The censorship of childrens amusement for adult aims is an old story, and everyone is at it including us, says freelance journalist Phoebe-Jane Boyd
A girl-piglet and a boy-piglet, a mummy and daddy swine , no LGBTQ characters or focus on race or religion; Peppa Pig isn’t an obvious target for controversy or counterculture adore. At first glance, it could be a pretty solid adult selection for boredom or sleep. Yet the Douyin video platform in China deems its influence to be a potentially harmful one, due to its growing popularity among the country’s shehuiren . That’s anti-establishment” gangster” internet users to some, or people who like memes and get tattoos of asinine cartoon characters because it’s a bit funny to others.
Like people who expend a lot of day on Tumblr, Reddit, or 4chan, ironic Peppa Pig fans likely aren’t a danger to the continuation of humanity as we know it. They might need tattoo-removal services at some phase, but a government forbid on the cartoons they like, as well as their associated hashtags, is a bit much. For many here in the UK, the ban in China has been taken as bizarre and hilarious. Peppa as a figurehead for” unruly slackers”, a cult-like hero calling society’s disaffected to rebel? The cartoon ? It’s always been a pedestrian watch, probably even for the generation of children it was designed for. To kids watching who come from single-parent households, have two mums, or are living in foster homes, Peppa Pig’s cosily conservative household set-up may be as otherworldly as talking animals and rabbits.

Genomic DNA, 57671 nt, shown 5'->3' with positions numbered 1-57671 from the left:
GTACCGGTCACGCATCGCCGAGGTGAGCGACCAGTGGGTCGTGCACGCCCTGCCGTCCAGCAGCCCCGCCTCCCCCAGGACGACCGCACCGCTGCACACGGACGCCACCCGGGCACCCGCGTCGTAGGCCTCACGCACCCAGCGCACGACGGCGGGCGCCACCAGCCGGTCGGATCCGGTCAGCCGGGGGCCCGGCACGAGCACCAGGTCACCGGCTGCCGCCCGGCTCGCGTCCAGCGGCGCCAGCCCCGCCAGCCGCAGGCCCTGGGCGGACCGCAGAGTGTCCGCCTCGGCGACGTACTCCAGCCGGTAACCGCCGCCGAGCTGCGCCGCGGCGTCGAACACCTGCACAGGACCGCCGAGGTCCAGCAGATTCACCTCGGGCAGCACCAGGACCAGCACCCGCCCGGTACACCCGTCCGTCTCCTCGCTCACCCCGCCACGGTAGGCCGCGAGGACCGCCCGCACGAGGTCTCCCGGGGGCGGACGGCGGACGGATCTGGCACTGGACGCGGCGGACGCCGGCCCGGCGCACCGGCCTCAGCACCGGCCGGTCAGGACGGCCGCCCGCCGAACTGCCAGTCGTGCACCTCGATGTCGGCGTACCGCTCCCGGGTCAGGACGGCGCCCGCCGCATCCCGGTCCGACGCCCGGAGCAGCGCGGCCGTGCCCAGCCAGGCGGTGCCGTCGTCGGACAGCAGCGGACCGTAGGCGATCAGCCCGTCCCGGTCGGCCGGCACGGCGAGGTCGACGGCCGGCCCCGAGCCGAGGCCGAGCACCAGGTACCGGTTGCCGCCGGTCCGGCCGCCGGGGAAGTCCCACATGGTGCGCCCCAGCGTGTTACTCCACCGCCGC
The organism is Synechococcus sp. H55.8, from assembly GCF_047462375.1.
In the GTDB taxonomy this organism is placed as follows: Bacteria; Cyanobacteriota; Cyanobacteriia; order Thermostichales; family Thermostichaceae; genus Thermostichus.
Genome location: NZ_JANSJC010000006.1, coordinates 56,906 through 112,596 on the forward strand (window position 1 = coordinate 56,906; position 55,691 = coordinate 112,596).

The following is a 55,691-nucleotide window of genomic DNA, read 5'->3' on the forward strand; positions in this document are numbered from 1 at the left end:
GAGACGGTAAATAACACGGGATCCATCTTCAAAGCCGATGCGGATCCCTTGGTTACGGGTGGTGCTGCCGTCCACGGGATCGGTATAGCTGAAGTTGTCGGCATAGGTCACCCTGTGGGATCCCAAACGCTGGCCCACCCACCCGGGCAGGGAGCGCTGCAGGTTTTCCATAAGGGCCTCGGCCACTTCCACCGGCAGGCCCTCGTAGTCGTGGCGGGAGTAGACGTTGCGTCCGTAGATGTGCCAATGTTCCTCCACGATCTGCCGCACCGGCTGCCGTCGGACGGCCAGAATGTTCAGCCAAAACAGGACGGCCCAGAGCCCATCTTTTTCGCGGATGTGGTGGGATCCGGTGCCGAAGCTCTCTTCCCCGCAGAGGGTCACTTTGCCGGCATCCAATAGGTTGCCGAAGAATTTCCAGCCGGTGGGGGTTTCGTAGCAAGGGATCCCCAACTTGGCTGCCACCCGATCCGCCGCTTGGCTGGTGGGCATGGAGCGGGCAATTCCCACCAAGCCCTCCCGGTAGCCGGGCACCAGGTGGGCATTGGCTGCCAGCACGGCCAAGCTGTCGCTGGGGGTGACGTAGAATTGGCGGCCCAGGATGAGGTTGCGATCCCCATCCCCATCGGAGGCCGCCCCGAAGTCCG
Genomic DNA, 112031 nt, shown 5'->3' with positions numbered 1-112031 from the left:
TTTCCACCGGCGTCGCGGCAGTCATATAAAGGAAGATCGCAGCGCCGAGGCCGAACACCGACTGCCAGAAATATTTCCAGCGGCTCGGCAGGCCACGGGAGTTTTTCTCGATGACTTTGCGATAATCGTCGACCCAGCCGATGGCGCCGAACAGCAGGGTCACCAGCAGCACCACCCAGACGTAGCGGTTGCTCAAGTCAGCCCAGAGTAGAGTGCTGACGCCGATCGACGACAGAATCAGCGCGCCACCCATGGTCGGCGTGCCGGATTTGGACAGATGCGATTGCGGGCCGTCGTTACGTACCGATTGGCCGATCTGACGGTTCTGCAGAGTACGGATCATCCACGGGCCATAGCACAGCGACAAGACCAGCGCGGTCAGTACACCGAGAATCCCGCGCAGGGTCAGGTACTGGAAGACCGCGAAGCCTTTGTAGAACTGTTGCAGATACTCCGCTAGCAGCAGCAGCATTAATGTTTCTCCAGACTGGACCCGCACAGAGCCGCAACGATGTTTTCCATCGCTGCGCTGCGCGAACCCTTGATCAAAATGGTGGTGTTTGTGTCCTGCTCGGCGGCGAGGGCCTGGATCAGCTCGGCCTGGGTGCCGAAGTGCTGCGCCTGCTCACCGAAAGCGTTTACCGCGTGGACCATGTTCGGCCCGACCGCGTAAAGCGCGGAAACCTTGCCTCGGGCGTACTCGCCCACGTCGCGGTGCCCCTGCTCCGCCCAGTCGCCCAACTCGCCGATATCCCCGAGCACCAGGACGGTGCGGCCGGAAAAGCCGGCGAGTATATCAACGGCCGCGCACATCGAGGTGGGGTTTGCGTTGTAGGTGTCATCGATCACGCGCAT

But despite Peppa being so safe- almost antiquated, even- all the sniggering about its ban from China’s media platforms is what’s truly bizarre. Because it shouldn’t be surprising at all. A group of adults use the establishment or censorship of children’s entertainment to further their own political and moral values isn’t unheard of; it’s almost de rigueur, everywhere.
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